• "Look I already know you don't believe in 'fixing society' or investing the money into the disadvantaged areas, so any mention of that as part of the solution would probably meet with disfavor."

    I didn't say that. However, if one wants to talk about prerequisites, I think both of us agree that it isn't going to work until graft is eliminated. Other than the feds repeatedly sending governors to prison and occasionally prosecuting others for mail or wire fraud, a clean solution has not been found.

    For whatever it is worth, at least I suggested two new revenue streams, and at least one method to eliminate a gang economic turf (if that is over which they are fighting, as opposed to just being dissed).

  • In reply to jack:

    I agree Jack. What i meant was we have had conversations in the past about corruption and throwing good money after bad. There was no indictment intended, I just know how you feel based on conversations. And as you said earlier, I don't know if that is even possible given how entrenched that graft is.

    Your revenue stream ideas sounded good to me and I personally do not have a moral objection to either and told you that. My only thought was where will that revenue wind up?

    Perhaps my views border on the idealistic, but when it comes to the problem at hand that's about the best I can do. Yes a losing battle I suppose - but if we want to change things we literally need those politicians to start being part of the solution rather than part of the problem. To say this issue is complicated is an understatement of great magnitude. It's as if all we are left with is to throw our hands up in the air. But there is still a side of me that wants to see something positive somewhere down the line.

    Call me a fool or a dreamer - but saying nothing isn't a place I want to go. Just like I don't want people to be deceived by political ideologies that don't exist either and that is why I throw things out there the way I do.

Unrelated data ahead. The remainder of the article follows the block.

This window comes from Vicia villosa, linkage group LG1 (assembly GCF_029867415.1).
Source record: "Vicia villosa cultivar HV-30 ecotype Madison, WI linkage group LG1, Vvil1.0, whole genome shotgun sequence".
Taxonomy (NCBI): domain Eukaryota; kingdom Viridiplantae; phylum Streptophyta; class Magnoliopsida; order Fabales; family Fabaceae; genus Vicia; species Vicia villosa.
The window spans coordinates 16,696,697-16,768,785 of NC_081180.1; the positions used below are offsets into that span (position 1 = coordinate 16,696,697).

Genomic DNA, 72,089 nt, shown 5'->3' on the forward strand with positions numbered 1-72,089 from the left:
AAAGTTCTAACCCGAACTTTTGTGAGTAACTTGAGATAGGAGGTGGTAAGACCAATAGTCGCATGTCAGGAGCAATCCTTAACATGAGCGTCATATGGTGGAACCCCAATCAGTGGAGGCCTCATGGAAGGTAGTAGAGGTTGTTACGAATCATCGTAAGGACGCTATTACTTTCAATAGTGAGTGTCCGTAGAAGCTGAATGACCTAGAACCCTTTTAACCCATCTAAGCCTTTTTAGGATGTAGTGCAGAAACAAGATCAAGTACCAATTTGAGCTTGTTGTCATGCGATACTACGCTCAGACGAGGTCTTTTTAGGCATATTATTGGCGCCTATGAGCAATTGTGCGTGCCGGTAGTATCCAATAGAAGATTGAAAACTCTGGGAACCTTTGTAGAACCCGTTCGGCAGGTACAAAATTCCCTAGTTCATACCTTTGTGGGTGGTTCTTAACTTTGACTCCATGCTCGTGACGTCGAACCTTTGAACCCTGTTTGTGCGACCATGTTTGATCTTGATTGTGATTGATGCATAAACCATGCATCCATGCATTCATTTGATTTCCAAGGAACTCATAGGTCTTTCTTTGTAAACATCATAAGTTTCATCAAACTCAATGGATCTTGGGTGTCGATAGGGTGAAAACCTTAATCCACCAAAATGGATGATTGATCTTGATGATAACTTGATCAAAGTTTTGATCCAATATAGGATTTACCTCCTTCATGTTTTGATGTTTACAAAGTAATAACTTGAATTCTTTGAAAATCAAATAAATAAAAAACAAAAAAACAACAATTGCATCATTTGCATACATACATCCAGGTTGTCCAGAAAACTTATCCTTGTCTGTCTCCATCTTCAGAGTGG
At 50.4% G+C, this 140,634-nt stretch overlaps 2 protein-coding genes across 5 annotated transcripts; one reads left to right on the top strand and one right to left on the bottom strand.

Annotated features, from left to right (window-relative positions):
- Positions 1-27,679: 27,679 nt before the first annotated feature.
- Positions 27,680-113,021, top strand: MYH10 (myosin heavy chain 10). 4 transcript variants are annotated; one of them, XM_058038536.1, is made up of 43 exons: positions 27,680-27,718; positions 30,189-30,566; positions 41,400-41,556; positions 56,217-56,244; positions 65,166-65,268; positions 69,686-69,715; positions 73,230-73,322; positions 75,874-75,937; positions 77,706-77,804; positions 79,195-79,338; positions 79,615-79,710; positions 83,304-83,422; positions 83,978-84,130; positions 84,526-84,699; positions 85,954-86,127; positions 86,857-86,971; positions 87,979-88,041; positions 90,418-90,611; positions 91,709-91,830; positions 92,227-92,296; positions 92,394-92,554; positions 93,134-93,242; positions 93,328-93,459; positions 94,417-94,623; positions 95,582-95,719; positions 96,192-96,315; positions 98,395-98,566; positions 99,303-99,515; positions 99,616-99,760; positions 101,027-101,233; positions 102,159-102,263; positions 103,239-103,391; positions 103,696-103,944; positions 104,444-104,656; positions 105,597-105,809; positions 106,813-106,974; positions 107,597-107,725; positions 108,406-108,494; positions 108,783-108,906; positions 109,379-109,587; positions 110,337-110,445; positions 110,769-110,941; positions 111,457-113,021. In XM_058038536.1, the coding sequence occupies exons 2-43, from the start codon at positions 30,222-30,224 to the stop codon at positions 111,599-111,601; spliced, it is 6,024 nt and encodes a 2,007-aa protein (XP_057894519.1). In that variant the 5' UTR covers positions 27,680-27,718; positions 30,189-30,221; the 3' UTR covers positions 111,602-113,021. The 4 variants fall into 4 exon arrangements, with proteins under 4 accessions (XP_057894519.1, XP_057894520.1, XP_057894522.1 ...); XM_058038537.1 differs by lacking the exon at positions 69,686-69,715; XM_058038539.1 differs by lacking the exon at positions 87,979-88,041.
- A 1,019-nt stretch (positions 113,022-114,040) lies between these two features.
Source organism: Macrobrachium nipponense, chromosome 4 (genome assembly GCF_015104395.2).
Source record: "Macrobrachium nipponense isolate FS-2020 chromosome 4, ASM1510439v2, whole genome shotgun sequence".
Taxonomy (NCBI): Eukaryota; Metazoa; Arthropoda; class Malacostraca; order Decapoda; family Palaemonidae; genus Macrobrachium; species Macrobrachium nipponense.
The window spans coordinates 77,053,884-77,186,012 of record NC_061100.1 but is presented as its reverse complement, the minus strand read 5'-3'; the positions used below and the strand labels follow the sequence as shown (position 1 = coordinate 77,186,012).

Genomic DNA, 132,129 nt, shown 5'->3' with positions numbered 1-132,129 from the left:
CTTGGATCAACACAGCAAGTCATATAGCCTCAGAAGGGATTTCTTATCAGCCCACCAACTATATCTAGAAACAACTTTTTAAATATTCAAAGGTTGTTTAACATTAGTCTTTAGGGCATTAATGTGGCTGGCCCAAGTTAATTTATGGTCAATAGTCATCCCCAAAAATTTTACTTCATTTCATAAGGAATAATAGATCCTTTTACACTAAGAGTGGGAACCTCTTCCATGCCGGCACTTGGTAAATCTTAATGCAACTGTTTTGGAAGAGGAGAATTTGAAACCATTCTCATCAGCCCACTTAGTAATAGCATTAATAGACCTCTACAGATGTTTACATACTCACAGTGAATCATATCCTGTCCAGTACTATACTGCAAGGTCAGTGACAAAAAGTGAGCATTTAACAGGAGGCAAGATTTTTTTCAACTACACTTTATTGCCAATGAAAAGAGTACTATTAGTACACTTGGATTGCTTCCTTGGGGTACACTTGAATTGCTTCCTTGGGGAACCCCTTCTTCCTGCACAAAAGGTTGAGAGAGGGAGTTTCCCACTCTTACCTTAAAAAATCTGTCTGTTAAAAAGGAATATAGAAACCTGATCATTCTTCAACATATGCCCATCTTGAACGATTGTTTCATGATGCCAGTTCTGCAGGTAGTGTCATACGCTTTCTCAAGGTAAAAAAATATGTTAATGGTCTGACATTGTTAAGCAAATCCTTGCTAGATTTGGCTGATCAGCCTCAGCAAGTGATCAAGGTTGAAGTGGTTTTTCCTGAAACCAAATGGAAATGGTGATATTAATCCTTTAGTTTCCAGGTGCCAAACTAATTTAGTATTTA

One thing I do know though - there are no easy answers or solutions to what ails our society but most people will pick a position and stay steadfast. I try not to judge or disparage anyone because I also know I don't have all the answers. I like to see dialogue emerge and it is fine if everyone or no one agrees. But unlike so many of our elected at least we are talking.

  • In reply to Michael Ciric:

    I think we are in agreement on that.

    As far as cleaning it up, I advocated about early 2008 (certainly on Wiz, and maybe here) that the federal government enforce Article IV section 4 of the Constitution "The United States shall guarantee to every State in this Union a Republican Form of Government ..." by bringing home the National Guard, and then marching them from the North Riverside Armory up Ogden Ave. and bring democracy to Berwyn, Cicero and Chicago in that order. Certainly the current President is not going to overthrow his friend the Mayor, but, like the 2nd Amendment, it is in the Constitution, and the courts have ruled that only the Executive Branch has the authority to enforce that provision.

  • In reply to jack:

    I believe you said that here and I was in total agreement then, just as I am now. You know we don't always agree but I think we have learned to give and take, and again - that's an important lesson for our leaders to learn. Our country is a mess and people are frustrated as hell. Sadly, it just goes on and on and on. Like my Dad used to say "what to do?"

    And as I told him then - I am not quite sure but doesn't mean we shouldn't be turning over each and every stone in pursuit of an answer.

  • To solve any problem you must get to the root of the issue--the Cause of Gun Violence and Suicide is Poverty and Mental Illness.

    For example, Chicago's poverty rate among black people is #1 in the nation at 32.2% AND Chicago leads the nation in Gun Murders in 2012 (over 500).

    Mental Illness = Reason for Mass Shootings and the #1 cause of death by injury in the USA--Suicides.

    SOLUTIONS:
    -Raise the Federal Minimum Wage: Currently 45% below the 1968 rate (AFI).
    -Gang/Suicide Prevention: Early school-based social skills training, counseling, mentoring, and parent training for early detection.
    -Education Finance Reform: More funding for poorest schools.
    -Incentives for Job Creation in poor areas.
    -Job Training for at risk youth.
    -Drug Treatment costs ~75% less than prison and re-arrest rates are ~26% lower.

    CLICK THE LINK, SIGN THE PETITION, RE-POST TO FP MAKE GOVERNMENT ACT NOW:
    https://petitions.whitehouse.gov/petition/solve-gun-violence-ending-poverty-and-treating-mental-illness/cG4ZC8ZD

  • In reply to Frustrated: